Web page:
Sonny Sharrock: The first was in '69, Black Woman [Vortex/Atlantic]… that took a lot of nerve, and I think I'm just now becoming a good bandleader. It's a different thing from just playing music. That was a hell of a band, that band, but I wasn't always in control of it. That's what you have to do as a bandleader.

Ben Ratliff: And after that, during the '7Os?

Sonny Sharrock: There were two more records: There was the French one, Monkey-pockie-boo, which I did in Paris at the end of a tour with Herbie Mann… and then the next record was in '75, Paradise, for Atlantic… not a good album. We used a bunch of young cats, it's not their fault that it wasn't a good album, but it's my fault because I couldn't really put the direction together. There was to be another album for Atlantic two years later, but it got scuttled before we got to the studio, and I think it would have been generally the same as Paradise, so it's no big loss… Black Woman was very clear, the focus was extremely clear, then there was the middle period when I was bringing in things from different places that were influencing me, and I was listening to things, but I don't feel that anything really jelled for me again compositionally until I did the solo album [Guitar, recorded in 1986]. So all those years were just spent learning.

Ben Ratliff: Were you listening to any Indian music?

Sonny Sharrock: No. I listened to Indian music when everybody else did. Everyone said Coltrane was listening to Indian music, so we listened to Indian music. I like the food much better. It's a beautiful music, but as far as its application to jazz is concerned, it's limited, like anything you transfer from one setting to another.

Ben Ratliff: … Something that I find nice about your latest records is that nobody knows quite what to call the music.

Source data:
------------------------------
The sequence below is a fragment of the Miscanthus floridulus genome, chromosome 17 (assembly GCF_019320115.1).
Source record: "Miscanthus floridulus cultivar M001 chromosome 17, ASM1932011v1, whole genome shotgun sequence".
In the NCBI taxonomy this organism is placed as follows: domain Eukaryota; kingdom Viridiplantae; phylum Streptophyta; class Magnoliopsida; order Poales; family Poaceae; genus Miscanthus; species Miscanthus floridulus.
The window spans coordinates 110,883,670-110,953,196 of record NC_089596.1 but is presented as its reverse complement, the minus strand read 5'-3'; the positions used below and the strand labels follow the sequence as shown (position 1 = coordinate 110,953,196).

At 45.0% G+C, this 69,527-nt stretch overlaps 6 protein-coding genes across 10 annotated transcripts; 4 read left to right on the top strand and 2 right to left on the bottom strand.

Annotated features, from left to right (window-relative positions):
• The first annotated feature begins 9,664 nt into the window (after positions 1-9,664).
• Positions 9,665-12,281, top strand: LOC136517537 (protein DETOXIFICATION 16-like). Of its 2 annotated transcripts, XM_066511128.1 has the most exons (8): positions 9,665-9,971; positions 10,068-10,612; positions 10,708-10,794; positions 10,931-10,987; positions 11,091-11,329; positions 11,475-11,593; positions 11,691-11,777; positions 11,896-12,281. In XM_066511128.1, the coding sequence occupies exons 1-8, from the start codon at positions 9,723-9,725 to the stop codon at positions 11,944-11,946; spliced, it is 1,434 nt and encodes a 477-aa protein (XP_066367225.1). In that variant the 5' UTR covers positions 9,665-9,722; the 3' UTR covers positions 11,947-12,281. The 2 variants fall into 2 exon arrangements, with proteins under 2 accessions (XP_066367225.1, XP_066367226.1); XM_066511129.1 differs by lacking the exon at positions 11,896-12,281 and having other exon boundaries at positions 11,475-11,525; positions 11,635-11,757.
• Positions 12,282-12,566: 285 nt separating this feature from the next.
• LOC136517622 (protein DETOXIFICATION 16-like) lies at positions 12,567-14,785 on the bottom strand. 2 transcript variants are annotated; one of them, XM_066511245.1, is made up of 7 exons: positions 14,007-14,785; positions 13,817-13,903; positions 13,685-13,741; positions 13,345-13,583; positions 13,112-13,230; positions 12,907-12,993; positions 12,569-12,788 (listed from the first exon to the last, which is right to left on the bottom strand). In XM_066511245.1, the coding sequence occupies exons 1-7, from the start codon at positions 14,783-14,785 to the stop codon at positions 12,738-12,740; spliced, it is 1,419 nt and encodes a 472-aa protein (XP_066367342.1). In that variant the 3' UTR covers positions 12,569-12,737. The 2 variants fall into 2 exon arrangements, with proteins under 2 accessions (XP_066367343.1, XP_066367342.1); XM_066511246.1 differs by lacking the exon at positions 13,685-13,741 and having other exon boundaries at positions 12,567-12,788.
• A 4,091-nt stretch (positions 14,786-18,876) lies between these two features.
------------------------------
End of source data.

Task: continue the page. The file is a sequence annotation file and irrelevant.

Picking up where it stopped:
Sonny Sharrock: I like that too. When we were putting the new record [Live in New York] together in July, the guy who was the assistant engineer at the studio thought it was three different records by three different people.

Ben Ratliff: On Seize the Rainbow, "Dick Dogs" almost sounds like heavy metal, and "The Past Adventures of Zydeco Honeycup" sounds like Booker T. and the M.G.s with a New Orleans second-line beat.

Sonny Sharrock: Yeah, it's a tribute to Professor Longhair. With the last three albums I've done a tune from some great blues or rhythm-and-blues person that I really admire; I've taken a song of theirs and done my thing with it. "Blind Willie" [on Black Woman, and in a different version on Guitar] was for Blind Willie Johnson; that's based on "Dark Was the Night, Cold Was the Ground." On Guitar I did a thing based on "Things I Used to Do" [the Guitar Slim classic], "Black Bottom." And on Rainbow, "Zydeco Honeycup" is based on Professor Longhair's "Tipitina." On the latest one, "Elmo's Blues" [a version of "Dust My Broom"] is actually just straight Elmore James. I feel that that gives me an anchor. There's a tradition on jazz records of doing a blues, you always have to have a blues on every record, so I've just done it that way.

Ben Ratliff: I understand you have a band called the 1954 Rhythm and Blues Revue.

Sonny Sharrock: One day I'm going to record that thing. The last couple of years I've put versions of my group together and backed my vocal group. The concept is to do a total '5Os rhythm-and-blues revue with a big band, but that's extremely hard to get off the ground 'cause it would cost a lot of money. But that's my dream…It would be as big as Alan Freed's shows, man.